A Nez Perce delegation arrived in St. Louis in 1831, but Protestants and Catholics tell very different stories about them.
Even well-meaning opinions by voices presuming to be immune from the racist elements of their whiteness cannot avoid the histories embedded in their language, attitudes, and perspectives.
Rev. Edwin J. Stanley’s 1873 tour of Yellowstone made him a witness to “the scepter of the irrepressible white man” in the divine right of Manifest Destiny.
The “best idea” of creating national parks involved eradicating the previous meanings and uses of these places that had sustained indigenous cultures for centuries.
Nathaniel P. Langford and other members of the 1870 Washburn-Doane expedition “Columbused” Yellowstone by “discovering” it as a “park.”
Warren Angus Ferris visited Yellowstone in 1834 as the first tourist to experience the thermal features, and the first person known to use the Icelandic word “geyser” to describe them.
Leaving brings movement toward something new, toward a fresh sense of being and becoming, as we break free from the stagnant orbits of settled lives.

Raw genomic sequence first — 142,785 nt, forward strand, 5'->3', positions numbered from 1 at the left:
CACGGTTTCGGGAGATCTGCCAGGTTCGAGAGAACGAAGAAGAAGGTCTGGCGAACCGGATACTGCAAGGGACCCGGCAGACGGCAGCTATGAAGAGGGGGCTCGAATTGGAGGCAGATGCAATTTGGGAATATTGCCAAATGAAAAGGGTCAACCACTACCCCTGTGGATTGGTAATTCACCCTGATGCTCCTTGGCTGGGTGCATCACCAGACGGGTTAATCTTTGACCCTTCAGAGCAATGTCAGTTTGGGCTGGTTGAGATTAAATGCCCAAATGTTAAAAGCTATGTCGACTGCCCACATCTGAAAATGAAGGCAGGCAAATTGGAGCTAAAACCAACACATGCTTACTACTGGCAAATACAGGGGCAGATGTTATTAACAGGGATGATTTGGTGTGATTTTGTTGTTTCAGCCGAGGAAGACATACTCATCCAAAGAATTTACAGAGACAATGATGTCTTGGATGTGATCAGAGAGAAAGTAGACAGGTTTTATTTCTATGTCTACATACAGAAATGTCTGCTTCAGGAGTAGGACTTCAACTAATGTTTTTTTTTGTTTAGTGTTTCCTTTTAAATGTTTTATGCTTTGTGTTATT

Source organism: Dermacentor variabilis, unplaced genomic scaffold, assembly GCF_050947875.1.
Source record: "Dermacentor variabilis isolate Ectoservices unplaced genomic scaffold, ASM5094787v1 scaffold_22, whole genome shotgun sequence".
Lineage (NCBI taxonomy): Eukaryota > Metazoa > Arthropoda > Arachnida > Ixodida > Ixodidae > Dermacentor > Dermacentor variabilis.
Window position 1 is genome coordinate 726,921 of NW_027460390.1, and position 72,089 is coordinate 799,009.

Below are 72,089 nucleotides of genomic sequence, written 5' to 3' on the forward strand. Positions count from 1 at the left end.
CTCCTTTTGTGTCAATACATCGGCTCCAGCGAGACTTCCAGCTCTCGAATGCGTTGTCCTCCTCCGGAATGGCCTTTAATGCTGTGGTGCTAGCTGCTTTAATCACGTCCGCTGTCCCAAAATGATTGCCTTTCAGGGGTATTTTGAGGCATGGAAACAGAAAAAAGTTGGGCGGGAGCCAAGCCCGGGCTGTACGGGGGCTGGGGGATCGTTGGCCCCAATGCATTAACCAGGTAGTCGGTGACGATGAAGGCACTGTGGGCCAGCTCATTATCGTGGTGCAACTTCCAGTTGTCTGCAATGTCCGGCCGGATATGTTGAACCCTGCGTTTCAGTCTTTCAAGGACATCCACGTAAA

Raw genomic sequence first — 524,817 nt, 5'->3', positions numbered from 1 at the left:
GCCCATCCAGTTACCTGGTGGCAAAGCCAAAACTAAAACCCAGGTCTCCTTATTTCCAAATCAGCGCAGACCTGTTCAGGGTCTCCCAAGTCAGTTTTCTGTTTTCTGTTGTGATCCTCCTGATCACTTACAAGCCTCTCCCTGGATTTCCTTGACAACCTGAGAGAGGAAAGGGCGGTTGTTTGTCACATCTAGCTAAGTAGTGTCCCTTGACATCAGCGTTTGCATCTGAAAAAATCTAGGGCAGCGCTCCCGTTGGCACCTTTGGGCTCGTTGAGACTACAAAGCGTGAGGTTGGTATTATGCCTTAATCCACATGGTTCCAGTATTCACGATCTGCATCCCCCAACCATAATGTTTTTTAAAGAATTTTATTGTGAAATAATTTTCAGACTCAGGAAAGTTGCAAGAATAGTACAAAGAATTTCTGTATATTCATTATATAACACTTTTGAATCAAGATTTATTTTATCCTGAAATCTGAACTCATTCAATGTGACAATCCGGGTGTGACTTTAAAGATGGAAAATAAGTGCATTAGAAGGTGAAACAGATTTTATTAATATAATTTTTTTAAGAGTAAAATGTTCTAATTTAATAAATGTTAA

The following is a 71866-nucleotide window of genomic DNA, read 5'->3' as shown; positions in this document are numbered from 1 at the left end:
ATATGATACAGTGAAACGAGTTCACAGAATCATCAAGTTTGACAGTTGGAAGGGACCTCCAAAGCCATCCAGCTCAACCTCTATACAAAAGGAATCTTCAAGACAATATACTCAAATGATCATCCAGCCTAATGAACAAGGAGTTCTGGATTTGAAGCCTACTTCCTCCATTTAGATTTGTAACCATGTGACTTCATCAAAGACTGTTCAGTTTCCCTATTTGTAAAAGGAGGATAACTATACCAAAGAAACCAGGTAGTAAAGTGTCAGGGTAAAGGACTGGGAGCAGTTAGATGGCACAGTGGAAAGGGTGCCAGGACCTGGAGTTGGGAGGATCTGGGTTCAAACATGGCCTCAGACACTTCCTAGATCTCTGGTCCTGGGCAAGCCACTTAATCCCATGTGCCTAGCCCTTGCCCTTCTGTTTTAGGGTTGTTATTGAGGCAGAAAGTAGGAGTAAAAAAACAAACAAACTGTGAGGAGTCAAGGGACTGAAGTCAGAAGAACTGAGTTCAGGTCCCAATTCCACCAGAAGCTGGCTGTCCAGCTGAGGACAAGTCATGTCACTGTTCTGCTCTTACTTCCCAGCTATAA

John (Fire) Lame Deer’s essay about the 1970 occupation of Mount Rushmore highlights a monumental clash between two visions of sacred land.
Though a product of colonial violence, Frank Waters’ Book of the Hopi offers an alternate vision and a critique of our ultimately self-destructive assumptions, values, and modes of living.
An ancient pictograph in a place called Tsegi, what is now Canyon de Chelly National Monument, shows people chasing animals over a hill or maybe a rainbow.
The Bear River Massacre occurred in the same month as Lincoln’s Emancipation Proclamation; killing Indians had a strategic purpose in the war to end slavery.
Mountain man Joe Meek’s first summer of fur trapping in 1829, which put him among the earliest of non-indigenous people to enter Yellowstone.